Monday, August 25, 2008

Mystery Book Review: Death of a Cozy Writer by G. M. Malliet

Mysterious Reviews, mysteries reviewed by the Hidden Staircase Mystery Books, is publishing a new review of Death of a Cozy Writer by G. M. Malliet. For our blog readers, we are printing it first here in advance of its publication on our website.

Death of a Cozy Writer by G. M. MallietBuy from Amazon.com

Death of a Cozy Writer by
A St. Just Mystery

Midnight Ink (Trade Paperback)
ISBN-10: 0-7387-1248-5 (0738712485)
ISBN-13: 978-0-7387-1248-2 (9780738712482)
Publication Date: July 2008
List Price: $13.95

Synopsis (from the publisher): From deep in the heart of his eighteenth century English manor, millionaire Sir Adrian Beauclerk-Fisk writes mystery novels and torments his four spoiled children with threats of disinheritance. Tiring of this device, the portly patriarch decides to weave a malicious twist into his well-worn plot. Gathering them all together for a family dinner, he announces his latest blow — a secret elopement with the beautiful Violet ... who was once suspected of murdering her husband.

Within hours, eldest son and appointed heir Ruthven is found cleaved to death by a medieval mace. Since Ruthven is generally hated, no one seems too surprised or upset — least of all his cold-blooded wife Lillian. When Detective Chief Inspector St. Just is brought in to investigate, he meets with a deadly calm that goes beyond the usual English reserve. And soon Sir Adrian himself is found slumped over his writing desk — an ornate knife thrust into his heart. Trapped amid leering gargoyles and concrete walls, every member of the family is a likely suspect. Using a little Cornish brusqueness and brawn, can St. Just find the killer before the next-in-line to the family fortune ends up dead?

Review: G. M. Malliet introduces Cornish Detective Chief Inspector St. Just and Detective Sergeant Fear (an interesting play on names here!) in Death of a Cozy Writer, a stylish English country house mystery.

The cozy writer is Adrian Beauclerk-Fisk, the wealthy author of a series of bestselling mysteries, who delights in tormenting his four adult children, and to a lesser extent, his ex-wife, by changing his will frequently, sometimes cutting one out, sometimes leaving everything to another. His latest scheme: announcing his intent to remarry and watching the family trip over themselves to stop the wedding. Or as his housekeeper puts it, "What Sir Adrian has planned is not a wedding, but the fireworks." When the family convenes at Adrian's country estate to "celebrate" the upcoming nuptials, they're surprised to find Adrian has added a twist to the story: he's already married. And here's another surprise: she was once accused of murdering her first husband. What no one planned on, least of all Adrian, was the brutal murder of his eldest son Ruthven, found in the wine cellar with his head bashed in. Nor was Adrian planning on being murdered himself, a knife thrust deep into his chest. With a fresh blanket of snow surrounding the house confirming no one had entered or left, DCI St. Just and DS Fear know someone in the house is a murderer.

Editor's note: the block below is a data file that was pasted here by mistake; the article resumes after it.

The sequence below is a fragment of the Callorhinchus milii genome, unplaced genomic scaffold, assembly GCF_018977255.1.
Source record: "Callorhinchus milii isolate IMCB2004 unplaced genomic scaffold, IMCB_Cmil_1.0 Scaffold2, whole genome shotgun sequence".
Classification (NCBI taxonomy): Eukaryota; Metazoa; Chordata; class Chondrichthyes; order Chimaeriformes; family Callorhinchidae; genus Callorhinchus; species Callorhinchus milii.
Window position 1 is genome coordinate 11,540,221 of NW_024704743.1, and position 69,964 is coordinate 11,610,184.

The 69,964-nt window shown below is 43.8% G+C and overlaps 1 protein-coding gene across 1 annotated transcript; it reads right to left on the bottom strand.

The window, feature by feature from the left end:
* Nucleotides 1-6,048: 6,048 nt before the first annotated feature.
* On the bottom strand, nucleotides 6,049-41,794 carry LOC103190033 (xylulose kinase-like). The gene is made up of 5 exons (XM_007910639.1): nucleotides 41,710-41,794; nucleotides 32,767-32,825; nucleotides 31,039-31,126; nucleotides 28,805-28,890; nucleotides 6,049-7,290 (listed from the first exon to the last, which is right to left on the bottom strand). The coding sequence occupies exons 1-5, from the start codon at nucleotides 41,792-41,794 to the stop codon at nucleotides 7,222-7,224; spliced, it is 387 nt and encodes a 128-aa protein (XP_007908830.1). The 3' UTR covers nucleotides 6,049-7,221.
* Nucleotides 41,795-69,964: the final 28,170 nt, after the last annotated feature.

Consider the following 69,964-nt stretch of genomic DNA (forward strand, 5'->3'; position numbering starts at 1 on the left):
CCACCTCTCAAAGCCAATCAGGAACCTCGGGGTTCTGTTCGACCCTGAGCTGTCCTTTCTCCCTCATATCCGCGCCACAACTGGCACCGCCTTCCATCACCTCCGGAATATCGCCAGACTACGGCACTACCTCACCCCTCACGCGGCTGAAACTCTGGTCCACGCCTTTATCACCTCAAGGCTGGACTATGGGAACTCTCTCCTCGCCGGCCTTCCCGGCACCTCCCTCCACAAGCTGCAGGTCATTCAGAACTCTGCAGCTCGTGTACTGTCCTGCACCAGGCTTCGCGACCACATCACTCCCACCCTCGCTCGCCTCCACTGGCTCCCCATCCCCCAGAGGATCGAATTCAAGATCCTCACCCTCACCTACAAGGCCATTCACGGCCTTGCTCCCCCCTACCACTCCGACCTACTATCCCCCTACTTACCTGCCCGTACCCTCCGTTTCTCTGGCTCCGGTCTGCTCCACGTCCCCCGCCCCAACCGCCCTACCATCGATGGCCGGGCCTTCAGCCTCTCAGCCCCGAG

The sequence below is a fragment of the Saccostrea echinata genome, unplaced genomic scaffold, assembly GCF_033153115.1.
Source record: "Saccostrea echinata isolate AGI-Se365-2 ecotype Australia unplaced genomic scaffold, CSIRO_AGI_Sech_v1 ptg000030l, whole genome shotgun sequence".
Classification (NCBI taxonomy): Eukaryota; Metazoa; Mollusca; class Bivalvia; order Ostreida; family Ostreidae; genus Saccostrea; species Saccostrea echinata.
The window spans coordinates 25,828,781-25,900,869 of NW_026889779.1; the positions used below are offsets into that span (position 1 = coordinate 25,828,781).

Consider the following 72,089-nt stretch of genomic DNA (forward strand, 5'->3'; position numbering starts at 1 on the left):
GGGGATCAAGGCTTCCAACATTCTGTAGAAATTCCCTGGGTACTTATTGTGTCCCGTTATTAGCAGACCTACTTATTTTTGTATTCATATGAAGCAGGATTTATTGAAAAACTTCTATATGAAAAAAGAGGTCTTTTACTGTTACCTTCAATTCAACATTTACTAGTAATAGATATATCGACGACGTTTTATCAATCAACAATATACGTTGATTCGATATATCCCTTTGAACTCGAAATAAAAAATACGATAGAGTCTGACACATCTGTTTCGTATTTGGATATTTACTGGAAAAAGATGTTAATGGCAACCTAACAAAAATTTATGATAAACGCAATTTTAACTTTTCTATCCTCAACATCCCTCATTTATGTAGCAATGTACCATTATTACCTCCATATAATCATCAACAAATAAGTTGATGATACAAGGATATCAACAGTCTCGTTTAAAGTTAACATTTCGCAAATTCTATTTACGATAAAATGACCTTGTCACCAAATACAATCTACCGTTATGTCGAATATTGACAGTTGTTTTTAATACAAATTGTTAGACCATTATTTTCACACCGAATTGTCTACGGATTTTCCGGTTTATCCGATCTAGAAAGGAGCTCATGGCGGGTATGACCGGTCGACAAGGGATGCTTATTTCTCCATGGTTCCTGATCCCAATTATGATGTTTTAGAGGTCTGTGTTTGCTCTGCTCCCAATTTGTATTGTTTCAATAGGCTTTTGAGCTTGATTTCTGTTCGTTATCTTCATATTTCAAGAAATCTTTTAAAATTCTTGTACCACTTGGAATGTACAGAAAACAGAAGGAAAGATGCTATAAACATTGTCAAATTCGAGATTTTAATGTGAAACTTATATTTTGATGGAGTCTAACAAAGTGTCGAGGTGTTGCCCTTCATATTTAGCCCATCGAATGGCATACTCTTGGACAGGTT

Death of a Cozy Writer is, in many ways, a study of contrasts. The author borrows heavily from Agatha Christie, usually to great and amusing effect. Consider Adrian's amateur sleuth, Miss Rampling of Saint Edmund-Under-Stowe. That it is similar to Miss Marple of St. Mary Mead is no coincidence. Other knowing references are made throughout. For example, at one point Adrian tells St. Just of a storyline in one of his books where all the passengers on a train participate in the murder of another. St. Just says, "But, Sir Adrian ... Surely Dame Agatha thought of that first." Adrian's retort: "Of course she did. But my book was better."

The pace of the narrative is leisurely at best. It takes well over 100 pages until Ruthven is murdered, and another 50 or so until the title character meets the same fate. At times it's like watching an extended game of Clue with Agatha Christie characters as the players. Readers will get the sense that in the end, St. Just will anticlimactically declare that the killer was Colonel Mustard with the wrench in the library and be done with it.

But suddenly, and rather unexpectedly, the plot takes a decidedly interesting turn, shedding much of the superficiality of the setup to become an intriguing and intricate mystery. In the beginning, Death of a Cozy Writer will entertain readers with its characters, setting, and board game-like features, but in the end will captivate them with a compelling denouement in a familiar gathering of the suspects in the drawing room.

Special thanks to Midnight Ink for providing a copy of Death of a Cozy Writer for this review.

Review Copyright © 2008 — Hidden Staircase Mystery Books — All Rights Reserved.

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